Since there aren’t any studies on low-carb vs. keto diets for acne yet, it’s difficult to determine what level of carb restriction is needed to achieve the best results.
Similar to losing weight or reducing blood sugar, the necessary carb reduction for potential acne control likely varies from person to person. It’s possible that keto or very low-carb diets might be more effective.
Tips for maximizing the benefits of a keto or low-carb diet for acne
Below are some additional dietary tweaks that may or may not be useful. They are based on preliminary evidence, or small studies that need to be repeated to know for sure whether the suggested effects are real.
- Consume fatty fish often: Long-chain omega-3 fatty acids found in fish are potentially anti-inflammatory and have been credited with possibly improving acne.12 The best sources include salmon, mackerel, sardines, herring, and anchovies.
- Eat low-carb vegetables: Leafy green and cruciferous vegetables may help promote hormonal regulation and improve skin health. Dermatology researcher Bodo Melnik recommends a Paleo diet rich in vegetables for acne management.13
- Avoid or limit dairy: Dairy has been shown to increase levels of insulin and IGF-1.14 Although skim milk seems to have the the strongest link to acne, cheese may also be problematic for some people.15
- Drink green tea: Green tea is an excellent source of the antioxidant EGCG (Epigallocatechin gallate). A 2016 study found that green tea extract seemed to significantly reduce acne lesions in adult women with moderate to severe acne.16
- Avoid or limit dark chocolate: Although earlier studies showed no difference in acne when chocolate was compared to other sweets, a 2016 study found that even virtually sugar-free, 99% dark chocolate might worsen breakouts in acne-prone men.17 For this reason, you may want to minimize intake of dark chocolate, just to be safe.
- Focus on fresh low-carb foods: Even if you don’t eat sugary and starchy foods, you may still be consuming ingredients that can cause skin issues. Processed meats often contain sugar, corn syrup, fillers, or other additives that can raise insulin levels and possibly provoke inflammation. Stick to fresh food whenever possible and be sure to read nutrition labels.
- Give the diet some time: Paradoxically, some people report a worsening of acne shortly after starting a keto or low-carb diet. However, this appears to be short-lived and may be part of the keto-adaptation process.18 Overall, breakouts seem to improve with carb restriction long term in most people.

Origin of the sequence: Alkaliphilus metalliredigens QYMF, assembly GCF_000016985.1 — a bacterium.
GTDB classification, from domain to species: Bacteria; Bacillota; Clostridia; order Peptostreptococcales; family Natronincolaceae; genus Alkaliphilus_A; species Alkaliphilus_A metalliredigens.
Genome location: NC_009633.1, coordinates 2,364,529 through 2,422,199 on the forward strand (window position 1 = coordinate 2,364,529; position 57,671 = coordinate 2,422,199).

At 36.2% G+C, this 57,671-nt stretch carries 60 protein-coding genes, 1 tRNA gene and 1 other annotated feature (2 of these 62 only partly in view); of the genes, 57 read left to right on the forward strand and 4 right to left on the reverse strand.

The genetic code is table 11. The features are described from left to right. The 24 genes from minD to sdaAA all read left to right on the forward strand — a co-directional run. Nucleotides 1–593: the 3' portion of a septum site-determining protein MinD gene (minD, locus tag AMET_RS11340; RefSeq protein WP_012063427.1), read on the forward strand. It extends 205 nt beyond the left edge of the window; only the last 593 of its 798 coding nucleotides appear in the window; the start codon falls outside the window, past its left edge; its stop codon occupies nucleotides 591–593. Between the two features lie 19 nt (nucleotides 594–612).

While the evidence is still preliminary, there are many reasons to believe that low-carb and keto diets may improve acne. Feel free to keep reading for several stories from people who have tried it and use our free guides below to get started.
By choosing nutrient-dense, minimally processed low-carb foods, you may be giving yourself the best shot at clearer, healthier skin.
Eating low carb is safe, and besides the cost of food, it’s also free. So, go ahead and try it out for a few weeks, and see what happens to your skin!
Did you enjoy this guide?
We hope so. We want to take this opportunity to mention that Diet Doctor takes no money from ads, industry or product sales. Our revenues come solely from members who want to support our purpose of empowering people everywhere to dramatically improve their health.
Will you consider joining us as a member as we pursue our mission to make low carb simple?
Clinical and Experimental Rheumatology 2000: Reduction in serum leptin and IGF-1 but preserved
T-lymphocyte numbers and activation after a ketogenic diet
in rheumatoid arthritis patients [non-controlled study; weak evidence] ↩
Acta Dermato-venereologica 2014: Effect of dietary supplementation with omega-3 fatty acid and gamma-linolenic acid on acne vulgaris: a randomised, double-blind, controlled trial [randomized trial; moderate evidence] ↩
Journal of the European Academy of Dermatology and Venereology 2016: The constellation of dietary factors in adolescent acne: a semantic connectivity map approach [case-control study; very weak evidence] ↩
Complementary Therapies in Medicine 2016: Does supplementation with green tea extract improve acne in post-adolescent women? A randomized, double-blind, and placebo-controlled clinical trial [randomized trial; moderate evidence] ↩